DYSTAL 2(ID:4040/dys003)

Array-based list-processing for Fortran 

Evolution of DYSTAL ported to the 1130, while taking advantage of the manipulation techniques presented by Engeli

Related languages
DYSTAL => DYSTAL 2   Evolution of
SYMBAL => DYSTAL 2   Influence

  • "DYSTAL II FOR THE 1130" Brown University news release, December l 1967 view details Abstract: Brown University (Providence, Rhode Island) has announced the availability of Professor James M. Sakoda's Dystal II programming language for their recently acquired IBM 1130 computer. The 1130 provides the use of Basic Fortran IV and symbolic machine language. Dystal II is written in Basic Fortran IV, and hence can be used with the 1130. It provides dynamic storage allocation, list-processing operations, character string manipulation, sorting, statistical and matrix operations.  In addition, Dystal II is a revised version of Dystal which proviciq for relocatable arrays. Arrays can be moved, enlarged, or erased. Arrays also are stored automatically on a disk file when space in core is inadequate.  This virtual memory feature greatly expands the apparent size of memory for the user Dystal is written as a series of 80 Fortran subprograms and fits in well with the 1130's feature of allowing for conservation of core memory locations by overlaying subroutines in the same area.
  • Schucany, W. R.; Minton, Paul D.; Shannon, Stanley B. "A Survey of Statistical Packages" view details Extract: DYSTAL II
    This high-level programming language, developed by J. M. Sakoda, is an extension of FORTRAN to include dynamic storage allocation, creation of complex data structures, and list handling, along with the standard features of FORTRAN. It is written in a basic FORTRAN IV so that it has a high degree of machine independence. It has application in many contexts, but is particularly useful for writing statistical programs and packages. The language includes commands (essentially subroutines) to rank a list of variables; to sort a set; and to compute sums, sums of squares, and variances of sets of variables. Also included are commands to form cross-products and correlation matrices. Dynamic storage allocation is an nnportant addition m that it enables statistical routines to be written so that the storage required for a particular run is all that is actually used. DYSTAL II can be very useful for special-purpose statistical routines. It has been implemented on the IBM 360 and 1130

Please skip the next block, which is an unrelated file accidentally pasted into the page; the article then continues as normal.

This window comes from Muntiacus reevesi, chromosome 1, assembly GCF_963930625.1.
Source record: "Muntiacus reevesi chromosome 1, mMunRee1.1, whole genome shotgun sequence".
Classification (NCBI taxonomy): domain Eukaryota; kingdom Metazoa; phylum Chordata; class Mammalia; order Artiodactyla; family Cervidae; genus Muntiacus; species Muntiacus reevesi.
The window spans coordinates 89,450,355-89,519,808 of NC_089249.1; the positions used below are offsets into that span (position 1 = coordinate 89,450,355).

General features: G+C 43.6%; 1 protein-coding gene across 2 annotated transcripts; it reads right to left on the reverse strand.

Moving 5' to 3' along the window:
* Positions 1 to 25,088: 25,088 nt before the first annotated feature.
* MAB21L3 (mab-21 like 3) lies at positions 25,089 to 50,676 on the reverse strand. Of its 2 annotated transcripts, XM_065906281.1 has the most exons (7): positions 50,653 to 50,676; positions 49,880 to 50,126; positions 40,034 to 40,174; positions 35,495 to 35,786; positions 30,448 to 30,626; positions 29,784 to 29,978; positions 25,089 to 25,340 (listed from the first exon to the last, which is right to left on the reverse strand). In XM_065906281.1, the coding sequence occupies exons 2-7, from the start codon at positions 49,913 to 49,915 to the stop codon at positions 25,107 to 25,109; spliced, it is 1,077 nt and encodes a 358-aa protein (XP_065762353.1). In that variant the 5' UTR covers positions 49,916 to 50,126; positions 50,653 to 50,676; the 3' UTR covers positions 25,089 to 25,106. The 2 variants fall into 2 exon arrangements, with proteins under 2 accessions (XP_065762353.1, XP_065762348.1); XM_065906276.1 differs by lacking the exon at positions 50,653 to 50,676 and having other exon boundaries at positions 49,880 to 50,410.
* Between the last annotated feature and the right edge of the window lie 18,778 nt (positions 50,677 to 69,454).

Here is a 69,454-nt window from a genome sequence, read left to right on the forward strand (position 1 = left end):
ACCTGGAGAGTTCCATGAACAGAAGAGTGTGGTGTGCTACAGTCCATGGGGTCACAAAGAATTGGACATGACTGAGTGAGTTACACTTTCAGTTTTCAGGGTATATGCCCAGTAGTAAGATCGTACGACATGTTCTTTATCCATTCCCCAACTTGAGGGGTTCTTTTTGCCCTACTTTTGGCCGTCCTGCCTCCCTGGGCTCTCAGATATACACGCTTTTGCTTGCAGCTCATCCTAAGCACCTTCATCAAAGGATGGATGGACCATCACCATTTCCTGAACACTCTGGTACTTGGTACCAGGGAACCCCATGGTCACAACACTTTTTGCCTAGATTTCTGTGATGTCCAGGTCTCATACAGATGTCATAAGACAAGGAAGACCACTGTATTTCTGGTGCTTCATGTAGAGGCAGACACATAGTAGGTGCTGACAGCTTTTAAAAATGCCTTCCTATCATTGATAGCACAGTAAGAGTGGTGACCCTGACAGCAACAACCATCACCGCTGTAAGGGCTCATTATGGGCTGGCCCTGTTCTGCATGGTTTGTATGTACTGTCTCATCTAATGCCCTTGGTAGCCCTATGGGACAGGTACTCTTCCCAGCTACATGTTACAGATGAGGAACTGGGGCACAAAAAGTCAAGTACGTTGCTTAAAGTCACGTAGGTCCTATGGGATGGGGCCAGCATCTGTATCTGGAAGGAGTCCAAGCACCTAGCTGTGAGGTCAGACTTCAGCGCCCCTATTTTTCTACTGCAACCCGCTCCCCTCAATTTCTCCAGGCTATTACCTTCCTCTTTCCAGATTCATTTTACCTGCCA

in [ACM] ACM Computing Surveys (CSUR) 4(2) June 1972 view details
  • Sakoda, James M., "DYSTAL 2: A General Purpose Extension of FORTRAN" view details Extract: History
    DYSTAL began as an effort in 1963 to write a list-processing language in FORTRAN, using IPL-V as a model.  In this regard it followed SLIP (Weizenbaum), which had just been released.  DYSTAL differed from SLIP in that in place of the chained word list, used by both IPL-V and SLIP, it substitued linear arrays.  It was the writer's belief that the linear array, in which words were implicitly rather than explicitly connected,.was the more natural and efficient arrangement of words and more compatible with FORTRAN operations.  Use of links prevented the convenience of using address modification to access words of an array and to employ a basic data structure—the matrix. The initial effort on DYSTAL began with a primitive storage allocation system, and list and tree structure operations were worked out.  To these were added string handling operations from SNOBOL and COMIT, matrix and statistical operations and sorting and ranking routines to provide general purpose programming capabilities. The first system was implemented on the IBM 7070 and the DYSTAL MANUAL was put out in 1964 (Sakoda, 1964).

    In 1967 DYSTAL was presented at the IFIP Working Conference on Symbol Manipulation Languages at Pisa (Sakoda, 1968). After the conference work was begun on making arrays relocatable by accessing them indirectly through a directory, using an approach adopted by Engeli (1968) in writing SYMBAL, a formula manipulation language.  This step led to expandable arrays and virtual memory or two-level store using a disk file as secondary storage.  The most recent work on DYSTAL 2 has been carried out in Basic FORTRAN for the IBM 1130, permitting it to operate on a relatively small system.  For the IBM 1130 a half-word integer version of the storage allocator was written, to increase the amount of usable space. This was used to write various versions of XTAB9, a statistical package with crosstabulation and data modification as the main statistical procedures.  XTAB9 was implemented on the IBM 360/67 system and modified to handle hierarchically structured files (Sakoda, 1976). Otherwise, the DYSTAL system has been in relative disuse.

    A few years ago one might have anticipated FORTRAN simply to disappear because of the development of many sophisticated specialized languages and the appearance of PL/I, a complex general purpose language. But PL/I's complexity has been self-defeating, and the announcement of FORTRAN 77 appears to have revived interest in FORTRAN as a language with a future.  DYSTAL may now be of interest to FORTRAN programmers, who feel the need for its dynamic storage allocation and data structuring capabilities, and do not want to wait for the development of FORTRAN 82 or change to a language like PL/I.  For those working on revisions of FORTRAN 77, DYSTAL may serve as a prototype for some of the enhancements.

          in SIGPLAN Notices 14(01) January 1979 view details